But this student isn’t the only one in class who benefits from the teacher’s flexibility to present options for learning.
All kids learn differently, and UDL principles give every child the chance to learn in a way that lets them do their best work.
That’s how UDL works in the classroom. But this approach isn’t limited to teaching or even to a school setting. UDL is so closely associated with teaching, people overlook the fact that it really relates to learning. It’s useful far more broadly than in schools or even other structured educational settings like museums and science centers.
Learning doesn’t only happen in a particular place or at a certain time or in any prescribed way. We learn constantly and continuously, in many different ways. UDL is such a powerful way of thinking that it becomes Universal Design for Living.
UDL can be a guide for living life more fully. It encourages the idea that people have unique experiences, strengths, and challenges and that our paths are different in important ways. UDL allows us to meet and embrace differences in a way that works for everyone, with flexibility.
On a personal level, you can use UDL to remove barriers to meeting your own goals. But it requires you to:
Know yourself deeply
Recognize what stands in your way and how to remove barriers so you can thrive
With UDL, there’s really one key — giving yourself multiple options. Look at yourself the way that teacher looked at the struggling student. The teacher knew something about the student — reading and attention could be tough — but made the effort to know the student more deeply. The teacher learned about the student’s interests and preferences and used them to remove the barriers around engagement, representation, and performance.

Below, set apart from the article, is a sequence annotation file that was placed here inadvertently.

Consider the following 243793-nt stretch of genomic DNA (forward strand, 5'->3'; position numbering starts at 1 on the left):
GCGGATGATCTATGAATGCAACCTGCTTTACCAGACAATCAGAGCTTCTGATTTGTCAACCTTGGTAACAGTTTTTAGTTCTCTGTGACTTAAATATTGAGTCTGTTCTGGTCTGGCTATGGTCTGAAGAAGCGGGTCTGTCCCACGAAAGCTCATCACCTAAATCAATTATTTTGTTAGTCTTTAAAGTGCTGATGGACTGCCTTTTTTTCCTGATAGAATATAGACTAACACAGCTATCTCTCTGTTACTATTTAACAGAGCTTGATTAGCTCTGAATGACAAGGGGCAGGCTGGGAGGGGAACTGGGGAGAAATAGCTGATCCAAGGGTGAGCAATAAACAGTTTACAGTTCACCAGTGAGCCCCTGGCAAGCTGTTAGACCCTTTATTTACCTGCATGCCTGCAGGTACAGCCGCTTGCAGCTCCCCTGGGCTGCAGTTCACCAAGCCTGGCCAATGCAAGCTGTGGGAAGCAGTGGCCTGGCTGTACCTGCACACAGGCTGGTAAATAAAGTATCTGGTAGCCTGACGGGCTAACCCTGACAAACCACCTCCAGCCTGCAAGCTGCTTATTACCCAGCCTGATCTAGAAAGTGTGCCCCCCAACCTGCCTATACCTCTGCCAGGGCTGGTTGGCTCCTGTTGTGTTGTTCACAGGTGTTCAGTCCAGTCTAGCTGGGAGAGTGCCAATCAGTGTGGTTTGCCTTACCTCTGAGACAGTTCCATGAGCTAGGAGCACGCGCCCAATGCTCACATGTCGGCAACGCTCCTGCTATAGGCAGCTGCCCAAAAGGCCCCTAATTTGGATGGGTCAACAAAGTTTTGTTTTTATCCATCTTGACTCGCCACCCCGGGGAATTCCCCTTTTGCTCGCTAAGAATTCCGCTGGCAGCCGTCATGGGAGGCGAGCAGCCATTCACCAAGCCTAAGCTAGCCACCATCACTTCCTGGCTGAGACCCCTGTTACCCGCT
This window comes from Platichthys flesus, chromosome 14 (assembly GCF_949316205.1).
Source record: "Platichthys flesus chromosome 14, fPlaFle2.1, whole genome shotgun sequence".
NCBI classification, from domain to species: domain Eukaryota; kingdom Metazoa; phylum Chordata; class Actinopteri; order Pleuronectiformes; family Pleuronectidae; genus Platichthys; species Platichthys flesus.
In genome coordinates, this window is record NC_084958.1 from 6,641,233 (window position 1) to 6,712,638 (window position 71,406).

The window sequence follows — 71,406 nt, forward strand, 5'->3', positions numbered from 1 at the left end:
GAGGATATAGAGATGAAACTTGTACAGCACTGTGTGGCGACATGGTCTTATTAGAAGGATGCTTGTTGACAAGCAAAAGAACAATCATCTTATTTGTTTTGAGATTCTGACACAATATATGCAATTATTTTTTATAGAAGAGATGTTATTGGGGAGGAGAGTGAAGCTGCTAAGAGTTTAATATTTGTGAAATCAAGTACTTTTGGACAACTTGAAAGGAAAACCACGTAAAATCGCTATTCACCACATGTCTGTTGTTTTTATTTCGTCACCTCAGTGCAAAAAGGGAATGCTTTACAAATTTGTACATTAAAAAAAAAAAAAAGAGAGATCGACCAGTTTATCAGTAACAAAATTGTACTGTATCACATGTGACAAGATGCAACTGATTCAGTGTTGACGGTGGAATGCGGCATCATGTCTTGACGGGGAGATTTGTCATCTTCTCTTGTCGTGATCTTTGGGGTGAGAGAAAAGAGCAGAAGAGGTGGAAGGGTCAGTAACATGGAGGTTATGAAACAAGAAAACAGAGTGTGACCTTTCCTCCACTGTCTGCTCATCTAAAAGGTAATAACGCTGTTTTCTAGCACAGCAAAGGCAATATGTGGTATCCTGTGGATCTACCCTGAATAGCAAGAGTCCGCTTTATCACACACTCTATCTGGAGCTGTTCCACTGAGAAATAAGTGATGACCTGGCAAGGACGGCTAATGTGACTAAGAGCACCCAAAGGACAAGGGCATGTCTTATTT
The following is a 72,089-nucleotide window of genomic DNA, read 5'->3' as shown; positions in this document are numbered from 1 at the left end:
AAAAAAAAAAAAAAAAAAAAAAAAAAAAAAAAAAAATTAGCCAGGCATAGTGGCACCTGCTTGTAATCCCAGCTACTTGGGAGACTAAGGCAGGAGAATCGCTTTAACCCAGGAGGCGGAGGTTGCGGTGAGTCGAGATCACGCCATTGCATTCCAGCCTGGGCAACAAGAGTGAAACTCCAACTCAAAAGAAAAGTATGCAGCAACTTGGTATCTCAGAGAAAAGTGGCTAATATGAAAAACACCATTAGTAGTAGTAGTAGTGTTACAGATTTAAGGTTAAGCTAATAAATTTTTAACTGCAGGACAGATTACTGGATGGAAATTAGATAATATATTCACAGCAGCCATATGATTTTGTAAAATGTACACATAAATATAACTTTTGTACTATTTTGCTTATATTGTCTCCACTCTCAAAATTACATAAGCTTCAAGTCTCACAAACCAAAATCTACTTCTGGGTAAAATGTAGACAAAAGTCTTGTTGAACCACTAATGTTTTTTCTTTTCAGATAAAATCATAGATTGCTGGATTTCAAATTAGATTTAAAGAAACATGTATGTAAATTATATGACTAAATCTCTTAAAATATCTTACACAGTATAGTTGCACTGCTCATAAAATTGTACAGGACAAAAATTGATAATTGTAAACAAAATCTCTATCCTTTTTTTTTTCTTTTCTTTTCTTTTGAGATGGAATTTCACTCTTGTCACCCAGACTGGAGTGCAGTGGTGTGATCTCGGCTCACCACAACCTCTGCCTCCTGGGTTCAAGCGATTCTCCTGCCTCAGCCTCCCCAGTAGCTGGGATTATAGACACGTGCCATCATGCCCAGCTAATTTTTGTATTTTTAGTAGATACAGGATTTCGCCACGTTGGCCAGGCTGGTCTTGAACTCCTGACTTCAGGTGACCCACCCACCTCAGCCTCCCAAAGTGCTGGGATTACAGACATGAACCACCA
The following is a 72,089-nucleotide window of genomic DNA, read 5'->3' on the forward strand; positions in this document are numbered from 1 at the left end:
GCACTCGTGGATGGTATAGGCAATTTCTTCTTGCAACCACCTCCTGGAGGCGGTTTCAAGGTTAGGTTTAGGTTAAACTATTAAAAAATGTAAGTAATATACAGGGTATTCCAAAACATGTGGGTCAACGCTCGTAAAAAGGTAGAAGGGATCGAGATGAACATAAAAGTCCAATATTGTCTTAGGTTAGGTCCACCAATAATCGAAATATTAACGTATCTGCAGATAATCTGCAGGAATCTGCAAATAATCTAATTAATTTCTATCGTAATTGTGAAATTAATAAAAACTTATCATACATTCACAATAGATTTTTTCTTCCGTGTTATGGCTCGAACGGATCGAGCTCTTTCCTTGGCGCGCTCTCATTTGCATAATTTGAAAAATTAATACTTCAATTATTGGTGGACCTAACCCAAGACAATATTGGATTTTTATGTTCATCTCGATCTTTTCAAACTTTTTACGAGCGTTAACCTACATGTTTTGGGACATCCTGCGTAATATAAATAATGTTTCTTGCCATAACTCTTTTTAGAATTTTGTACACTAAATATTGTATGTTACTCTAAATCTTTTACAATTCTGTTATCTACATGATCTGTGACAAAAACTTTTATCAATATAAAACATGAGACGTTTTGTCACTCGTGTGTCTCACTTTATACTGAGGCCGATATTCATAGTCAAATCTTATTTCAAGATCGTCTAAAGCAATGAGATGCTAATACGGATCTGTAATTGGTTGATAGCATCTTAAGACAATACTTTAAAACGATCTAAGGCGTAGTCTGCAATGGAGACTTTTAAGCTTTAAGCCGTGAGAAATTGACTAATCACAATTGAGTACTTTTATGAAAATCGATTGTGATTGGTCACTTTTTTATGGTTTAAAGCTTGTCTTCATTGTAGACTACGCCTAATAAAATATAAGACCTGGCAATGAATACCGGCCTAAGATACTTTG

You can do the same things for yourself by taking these steps:
Find different ways to engage interest and to keep momentum
Try various approaches that stretch the way you see, think and talk about things, and the way you understand them
Explore varied ways to express yourself through language, visuals, and movement
Use multiple strategies for planning, organizing, and problem-solving to help you set goals
Adjust the way you go about pursuing your goals when things aren’t going well
Be purposeful in considering what engages you, what makes you grow, how you can best express yourself, and how you get things done. This will help you see more clearly what stands in the way of success, in any way you want to think about success.
When you use UDL with your goals in mind, you can identify how to use it to help others with theirs. Just follow the same steps the teacher took and that you took for yourself. Take time to know others. Be flexible. And do whatever is in your power to remove barriers for them so they can thrive.
Bob Cunningham EdM, is a nationally known education leader and executive director of learning development at Understood. He is a founding expert on learning and thinking differences and consults with schools, organizations, and families on the education of diverse learners.